Railroad[edit]

De Witt is served by the Union Pacific along the south side. Until 1971 The Milwaukee Road entered DeWitt from the north and ran along 12th Street before crossing the tracks of the former Chicago & Northwestern south into Scott County. The tracks between DeWitt and Eldridge Junction were abandoned 1931.[12] The Milwaukee Road rail between Maquoketa and De Witt was abandoned by 1970. What was the Chicago & Northwestern's Depot was destroyed by fire around 1969 and never rebuilt. The Depot for the Milwaukee Road's Depot was at the northeast corner of 7th and 12th streets. It was converted into commercial use.

Area Highways[edit]

De Witt is served by U.S. Highways 30 & 61. At one time the highways met at the northwest corner of the City Park to the north of the city center business district. By 1980 both highways were moved to new alignments around the south and west sides of De Witt. This was first suggested in a plan from the early 1960s.

Education[edit]

DeWitt is home to the Central DeWitt Community School District. In addition to DeWitt, the nearby cities of Grand Mound, Low Moor, and Welton are also a part the school district.[13] It was previously known as the Central Clinton Community School District until July 1, 2014.[14]

St. Joseph Catholic Church operates a K-8 school. The Junior and High School portions was closed in the 1960s. The mascot for St. Joseph School is the Eagle.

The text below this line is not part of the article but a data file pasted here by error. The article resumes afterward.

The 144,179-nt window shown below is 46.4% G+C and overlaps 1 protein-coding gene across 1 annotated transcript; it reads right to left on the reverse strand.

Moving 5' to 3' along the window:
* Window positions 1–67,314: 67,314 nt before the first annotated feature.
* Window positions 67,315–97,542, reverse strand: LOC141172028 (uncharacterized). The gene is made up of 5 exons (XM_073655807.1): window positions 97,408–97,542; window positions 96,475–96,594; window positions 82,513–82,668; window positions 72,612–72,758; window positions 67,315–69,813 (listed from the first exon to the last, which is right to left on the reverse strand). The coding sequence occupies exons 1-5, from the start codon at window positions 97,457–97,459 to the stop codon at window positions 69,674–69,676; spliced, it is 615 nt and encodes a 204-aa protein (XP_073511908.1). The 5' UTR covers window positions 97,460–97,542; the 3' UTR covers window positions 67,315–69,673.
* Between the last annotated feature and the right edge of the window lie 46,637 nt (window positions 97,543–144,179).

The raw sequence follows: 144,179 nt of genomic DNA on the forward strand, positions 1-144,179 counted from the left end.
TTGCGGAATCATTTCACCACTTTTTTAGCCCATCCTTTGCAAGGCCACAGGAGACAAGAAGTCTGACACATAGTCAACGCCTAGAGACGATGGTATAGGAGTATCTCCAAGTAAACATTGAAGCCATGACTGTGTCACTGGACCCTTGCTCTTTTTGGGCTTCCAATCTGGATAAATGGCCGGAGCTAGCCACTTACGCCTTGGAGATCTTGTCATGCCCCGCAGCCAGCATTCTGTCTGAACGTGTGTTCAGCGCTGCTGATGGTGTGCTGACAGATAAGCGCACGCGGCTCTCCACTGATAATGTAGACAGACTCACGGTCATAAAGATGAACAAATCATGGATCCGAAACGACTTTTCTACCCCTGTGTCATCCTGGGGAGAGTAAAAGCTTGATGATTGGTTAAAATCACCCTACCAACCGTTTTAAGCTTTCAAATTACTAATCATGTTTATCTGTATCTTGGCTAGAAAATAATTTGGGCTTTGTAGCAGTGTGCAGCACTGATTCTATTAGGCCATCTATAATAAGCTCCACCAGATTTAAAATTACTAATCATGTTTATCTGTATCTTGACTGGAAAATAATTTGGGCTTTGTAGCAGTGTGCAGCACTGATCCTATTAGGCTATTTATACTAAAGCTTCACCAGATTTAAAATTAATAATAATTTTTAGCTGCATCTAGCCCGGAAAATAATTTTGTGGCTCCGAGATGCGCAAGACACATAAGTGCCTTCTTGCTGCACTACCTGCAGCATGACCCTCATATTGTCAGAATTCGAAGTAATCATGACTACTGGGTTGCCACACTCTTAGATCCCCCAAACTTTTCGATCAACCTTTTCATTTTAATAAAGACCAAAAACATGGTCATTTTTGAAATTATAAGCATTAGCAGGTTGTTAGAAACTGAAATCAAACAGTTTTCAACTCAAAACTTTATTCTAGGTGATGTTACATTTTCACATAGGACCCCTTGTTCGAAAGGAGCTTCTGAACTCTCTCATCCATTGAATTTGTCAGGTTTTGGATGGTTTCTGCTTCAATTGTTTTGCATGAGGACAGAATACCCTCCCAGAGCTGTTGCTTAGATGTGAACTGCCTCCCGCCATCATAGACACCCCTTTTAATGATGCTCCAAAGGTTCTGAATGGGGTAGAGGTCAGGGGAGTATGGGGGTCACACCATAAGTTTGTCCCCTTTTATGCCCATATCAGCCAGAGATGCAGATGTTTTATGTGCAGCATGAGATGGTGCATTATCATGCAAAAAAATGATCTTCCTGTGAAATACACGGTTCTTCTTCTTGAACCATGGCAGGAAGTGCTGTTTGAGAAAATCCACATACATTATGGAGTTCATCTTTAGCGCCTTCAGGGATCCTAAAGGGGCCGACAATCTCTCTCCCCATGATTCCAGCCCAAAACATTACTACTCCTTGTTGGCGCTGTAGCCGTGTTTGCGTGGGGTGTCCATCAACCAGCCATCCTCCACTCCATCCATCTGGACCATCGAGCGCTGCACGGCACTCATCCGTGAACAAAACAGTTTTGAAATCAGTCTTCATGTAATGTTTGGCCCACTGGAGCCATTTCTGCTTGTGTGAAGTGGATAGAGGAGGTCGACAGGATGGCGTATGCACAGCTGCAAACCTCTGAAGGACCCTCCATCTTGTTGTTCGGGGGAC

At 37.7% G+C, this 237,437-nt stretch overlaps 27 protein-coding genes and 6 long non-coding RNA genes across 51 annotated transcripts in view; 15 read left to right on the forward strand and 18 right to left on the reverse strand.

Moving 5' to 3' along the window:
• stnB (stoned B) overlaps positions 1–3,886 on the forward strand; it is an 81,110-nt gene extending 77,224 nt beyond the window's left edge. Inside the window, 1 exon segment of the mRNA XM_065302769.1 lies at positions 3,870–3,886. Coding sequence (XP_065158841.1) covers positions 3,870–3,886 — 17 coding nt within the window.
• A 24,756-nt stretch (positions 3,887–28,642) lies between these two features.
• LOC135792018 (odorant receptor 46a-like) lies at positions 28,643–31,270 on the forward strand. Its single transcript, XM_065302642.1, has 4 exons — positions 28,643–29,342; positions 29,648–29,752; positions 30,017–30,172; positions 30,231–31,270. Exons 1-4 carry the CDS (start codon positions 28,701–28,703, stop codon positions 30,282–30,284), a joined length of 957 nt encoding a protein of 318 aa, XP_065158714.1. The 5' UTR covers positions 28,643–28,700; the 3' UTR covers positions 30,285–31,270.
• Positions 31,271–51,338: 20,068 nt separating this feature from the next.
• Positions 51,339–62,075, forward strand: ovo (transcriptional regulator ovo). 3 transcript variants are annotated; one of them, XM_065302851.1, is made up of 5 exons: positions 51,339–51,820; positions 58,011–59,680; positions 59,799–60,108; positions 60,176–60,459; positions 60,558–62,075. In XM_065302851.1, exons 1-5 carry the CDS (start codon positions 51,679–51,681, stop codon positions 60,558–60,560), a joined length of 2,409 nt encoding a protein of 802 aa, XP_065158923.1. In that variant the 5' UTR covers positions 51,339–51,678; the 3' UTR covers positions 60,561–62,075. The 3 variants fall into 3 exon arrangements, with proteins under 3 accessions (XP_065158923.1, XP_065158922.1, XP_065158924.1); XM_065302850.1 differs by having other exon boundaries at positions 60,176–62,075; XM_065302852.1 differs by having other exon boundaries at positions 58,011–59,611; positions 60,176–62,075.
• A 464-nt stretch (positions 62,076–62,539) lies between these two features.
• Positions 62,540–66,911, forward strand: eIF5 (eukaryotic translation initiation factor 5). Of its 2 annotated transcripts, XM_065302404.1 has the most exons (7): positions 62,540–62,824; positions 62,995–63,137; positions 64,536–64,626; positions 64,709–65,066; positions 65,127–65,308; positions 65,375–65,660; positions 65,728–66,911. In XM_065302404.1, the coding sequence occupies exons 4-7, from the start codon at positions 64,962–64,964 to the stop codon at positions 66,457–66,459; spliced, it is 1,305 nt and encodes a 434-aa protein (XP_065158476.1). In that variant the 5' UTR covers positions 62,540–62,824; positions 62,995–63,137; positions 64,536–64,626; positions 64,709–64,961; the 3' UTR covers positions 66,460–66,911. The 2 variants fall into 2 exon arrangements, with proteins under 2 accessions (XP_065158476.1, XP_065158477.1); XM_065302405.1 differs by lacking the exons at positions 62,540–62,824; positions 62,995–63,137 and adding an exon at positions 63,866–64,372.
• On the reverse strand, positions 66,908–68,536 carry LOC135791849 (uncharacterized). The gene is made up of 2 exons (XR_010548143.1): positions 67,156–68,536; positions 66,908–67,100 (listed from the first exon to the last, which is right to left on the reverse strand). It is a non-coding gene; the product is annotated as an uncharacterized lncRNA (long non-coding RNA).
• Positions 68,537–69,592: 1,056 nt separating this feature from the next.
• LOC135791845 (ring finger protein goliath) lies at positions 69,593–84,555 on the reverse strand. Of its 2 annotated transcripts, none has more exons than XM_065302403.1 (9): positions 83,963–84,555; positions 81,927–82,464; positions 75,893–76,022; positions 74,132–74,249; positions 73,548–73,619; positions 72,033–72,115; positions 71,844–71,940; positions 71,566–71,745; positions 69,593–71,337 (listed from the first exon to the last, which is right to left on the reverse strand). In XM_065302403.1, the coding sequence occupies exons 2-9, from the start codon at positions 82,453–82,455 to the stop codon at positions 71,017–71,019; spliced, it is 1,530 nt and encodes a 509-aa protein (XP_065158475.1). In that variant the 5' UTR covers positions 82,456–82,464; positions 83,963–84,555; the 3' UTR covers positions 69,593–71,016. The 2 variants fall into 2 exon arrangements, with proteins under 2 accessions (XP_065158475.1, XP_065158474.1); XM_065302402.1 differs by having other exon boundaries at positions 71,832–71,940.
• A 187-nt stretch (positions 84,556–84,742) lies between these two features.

Frances Banta Waggoner Community Library is the local community library.[15]

Media[edit]

The DeWitt Observer serves as DeWitt's primary local newspaper. In addition to DeWitt, The Observer also serves much of rural eastern Clinton County.[16]

Notable people[edit]

References[edit]

  1. ^ a b "US Gazetteer files 2010". United States Census Bureau. Archived from the original on 2012-07-14. Retrieved 2012-05-11.
  2. ^ a b "American FactFinder". United States Census Bureau. Retrieved 2012-05-11.
  3. ^ a b "Population and Housing Unit Estimates". Retrieved June 9, 2017.
  4. ^ Wolfe, Patrick B. (1911). Wolfe's History of Clinton County, Iowa, Volume 1. B. F. Bowen. p. 311.
  5. ^ Pratt, LeRoy. "The Counties and Courthouses of Iowa". Clinton County IaGenWeb. IAGenWeb. Archived from the original on 9 September 2004. Retrieved 24 May 2015.
  6. ^ Chicago and North Western Railway Company (1908). A History of the Origin of the Place Names Connected with the Chicago & North Western and Chicago, St. Paul, Minneapolis & Omaha Railways. p. 64.
  7. ^ Tom F. Wright (2013). The Cosmopolitan Lyceum: Lecture Culture and the Globe in Nineteenth-Century America. University of Massachusetts Press. p. 7.
  8. ^ "US Gazetteer files: 2010, 2000, and 1990". United States Census Bureau. 2011-02-12. Retrieved 2011-04-23.
  9. ^ "Census of Population and Housing". Census.gov. Archived from the original on May 12, 2015. Retrieved June 4, 2015.
  10. ^ http://www.cityofdewittiowa.org/mayorcouncil
  11. ^ City of DeWitt Elected Officials, 2008, accessed 2008-12-22.
  12. ^ https://books.google.com/books?id=mBf0VGvgafoC&pg=PA260&lpg=PA260&dq=MIlwaukee+road+eldridge+dewitt&source=bl&ots=yQOTgui7FV&sig=jDWoSSqzo6MkIlJNap15ALquCFY&hl=en&sa=X&ved=0ahUKEwiLm_jZp-3YAhVLY6wKHTfQDaAQ6AEIOjAF#v=onepage&q=MIlwaukee%20road%20eldridge%20dewitt&f=false
  13. ^ Central Community School District Home Page
  14. ^ "REORGANIZATION & DISSOLUTION ACTIONS SINCE 1965-66." Iowa Department of Education. Retrieved on July 20, 2018.
  15. ^ Home. Frances Banta Waggoner Community Library. Retrieved on November 9, 2018.
  16. ^ The DeWitt Observer

External links[edit]